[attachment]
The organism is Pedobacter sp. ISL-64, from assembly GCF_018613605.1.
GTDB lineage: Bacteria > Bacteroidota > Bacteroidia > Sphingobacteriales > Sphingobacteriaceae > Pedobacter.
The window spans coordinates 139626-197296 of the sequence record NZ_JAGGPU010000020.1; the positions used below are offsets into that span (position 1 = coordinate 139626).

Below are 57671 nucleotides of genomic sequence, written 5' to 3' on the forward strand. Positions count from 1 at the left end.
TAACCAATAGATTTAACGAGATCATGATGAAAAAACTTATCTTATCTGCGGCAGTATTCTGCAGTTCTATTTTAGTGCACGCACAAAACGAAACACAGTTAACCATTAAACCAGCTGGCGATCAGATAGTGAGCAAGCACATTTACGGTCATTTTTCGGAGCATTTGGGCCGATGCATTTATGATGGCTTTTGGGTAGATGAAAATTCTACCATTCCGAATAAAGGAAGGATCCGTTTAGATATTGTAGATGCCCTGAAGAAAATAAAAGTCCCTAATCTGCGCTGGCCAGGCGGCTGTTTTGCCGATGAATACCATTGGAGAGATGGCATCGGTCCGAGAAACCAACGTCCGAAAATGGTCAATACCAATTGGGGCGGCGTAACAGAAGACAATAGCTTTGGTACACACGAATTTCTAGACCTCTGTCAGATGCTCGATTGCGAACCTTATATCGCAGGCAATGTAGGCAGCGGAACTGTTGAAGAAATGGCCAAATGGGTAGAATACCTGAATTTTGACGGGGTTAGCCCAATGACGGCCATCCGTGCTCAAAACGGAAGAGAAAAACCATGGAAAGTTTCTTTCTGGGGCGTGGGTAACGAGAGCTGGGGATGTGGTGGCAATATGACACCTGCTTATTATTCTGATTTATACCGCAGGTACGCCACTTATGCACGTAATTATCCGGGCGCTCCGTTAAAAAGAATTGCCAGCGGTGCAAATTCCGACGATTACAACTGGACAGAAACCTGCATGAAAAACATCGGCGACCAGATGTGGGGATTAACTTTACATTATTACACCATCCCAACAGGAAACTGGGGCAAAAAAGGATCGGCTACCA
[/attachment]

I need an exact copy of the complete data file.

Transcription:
The organism is Pedobacter sp. ISL-64, from assembly GCF_018613605.1.
GTDB lineage: Bacteria > Bacteroidota > Bacteroidia > Sphingobacteriales > Sphingobacteriaceae > Pedobacter.
The window spans coordinates 139626-197296 of the sequence record NZ_JAGGPU010000020.1; the positions used below are offsets into that span (position 1 = coordinate 139626).

Below are 57671 nucleotides of genomic sequence, written 5' to 3' on the forward strand. Positions count from 1 at the left end.
TAACCAATAGATTTAACGAGATCATGATGAAAAAACTTATCTTATCTGCGGCAGTATTCTGCAGTTCTATTTTAGTGCACGCACAAAACGAAACACAGTTAACCATTAAACCAGCTGGCGATCAGATAGTGAGCAAGCACATTTACGGTCATTTTTCGGAGCATTTGGGCCGATGCATTTATGATGGCTTTTGGGTAGATGAAAATTCTACCATTCCGAATAAAGGAAGGATCCGTTTAGATATTGTAGATGCCCTGAAGAAAATAAAAGTCCCTAATCTGCGCTGGCCAGGCGGCTGTTTTGCCGATGAATACCATTGGAGAGATGGCATCGGTCCGAGAAACCAACGTCCGAAAATGGTCAATACCAATTGGGGCGGCGTAACAGAAGACAATAGCTTTGGTACACACGAATTTCTAGACCTCTGTCAGATGCTCGATTGCGAACCTTATATCGCAGGCAATGTAGGCAGCGGAACTGTTGAAGAAATGGCCAAATGGGTAGAATACCTGAATTTTGACGGGGTTAGCCCAATGACGGCCATCCGTGCTCAAAACGGAAGAGAAAAACCATGGAAAGTTTCTTTCTGGGGCGTGGGTAACGAGAGCTGGGGATGTGGTGGCAATATGACACCTGCTTATTATTCTGATTTATACCGCAGGTACGCCACTTATGCACGTAATTATCCGGGCGCTCCGTTAAAAAGAATTGCCAGCGGTGCAAATTCCGACGATTACAACTGGACAGAAACCTGCATGAAAAACATCGGCGACCAGATGTGGGGATTAACTTTACATTATTACACCATCCCAACAGGAAACTGGGGCAAAAAAGGATCGGCTACCA